Can a river-reservoir interface serve as nursery habitat for riverine fishes?
Acre, Matthew Ross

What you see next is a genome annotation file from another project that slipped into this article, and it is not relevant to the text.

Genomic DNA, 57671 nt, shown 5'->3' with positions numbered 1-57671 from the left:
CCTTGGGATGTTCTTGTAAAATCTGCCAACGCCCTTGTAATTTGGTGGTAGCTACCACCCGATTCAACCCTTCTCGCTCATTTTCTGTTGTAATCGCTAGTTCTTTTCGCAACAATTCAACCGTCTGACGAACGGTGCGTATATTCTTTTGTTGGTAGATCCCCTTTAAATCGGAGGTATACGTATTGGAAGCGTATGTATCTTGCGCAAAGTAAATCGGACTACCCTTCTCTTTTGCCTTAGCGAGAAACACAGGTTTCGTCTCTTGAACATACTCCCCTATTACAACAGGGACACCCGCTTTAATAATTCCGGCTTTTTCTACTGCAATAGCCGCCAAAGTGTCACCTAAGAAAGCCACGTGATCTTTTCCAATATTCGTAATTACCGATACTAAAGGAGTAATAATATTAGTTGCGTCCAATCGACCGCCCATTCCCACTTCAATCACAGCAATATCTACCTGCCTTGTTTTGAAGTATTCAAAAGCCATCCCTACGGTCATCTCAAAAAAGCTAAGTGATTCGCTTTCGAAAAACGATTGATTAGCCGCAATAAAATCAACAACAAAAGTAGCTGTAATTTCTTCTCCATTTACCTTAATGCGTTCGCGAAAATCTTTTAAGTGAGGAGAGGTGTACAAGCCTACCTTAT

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Anthropogenic modifications to riverine systems have reduced access to important off-channel nursery habitats, but the river-reservoir interface (RRI) may offer surrogate nursery habitat. I sampled ichthyoplankton assemblages in off-channel and main channel habitats of the Lake Livingston RRI and middle Trinity River to: 1) compare species composition and abundance in these different habitat types, and 2) evaluate the influence of abiotic characteristics on ichthyoplankton assemblages in these habitats. Ichthyoplankton was sampled using light traps and paired push nets deployed off jet-propelled kayaks during March—July in 2013 and February—June in 2014. A total of 44,029 larval fishes were collected, representing 27 taxa. A few taxa were dominant at all sites, such as Threadfin Shad Dorosoma petenense and Inland Silverside Menidia beryllina; however, less common taxa such as moronids, sciaenids, and centrarchids were captured more frequently in RRI habitats. Sites with frequent connectivity to the main channel, in particular the RRI backwater habitats, had higher taxonomic richness, diversity, and overall abundance than similar habitats lacking this connectivity. Canonical correspondence analysis suggests that there are major divisions between mesohabitats in the Trinity River being driven by physicochemical components and species assemblage structure related to connectivity to the main channel of the river. These differences suggest RRI habitat may act as a surrogate nursery for some species when access to other off-channel habitat is limited.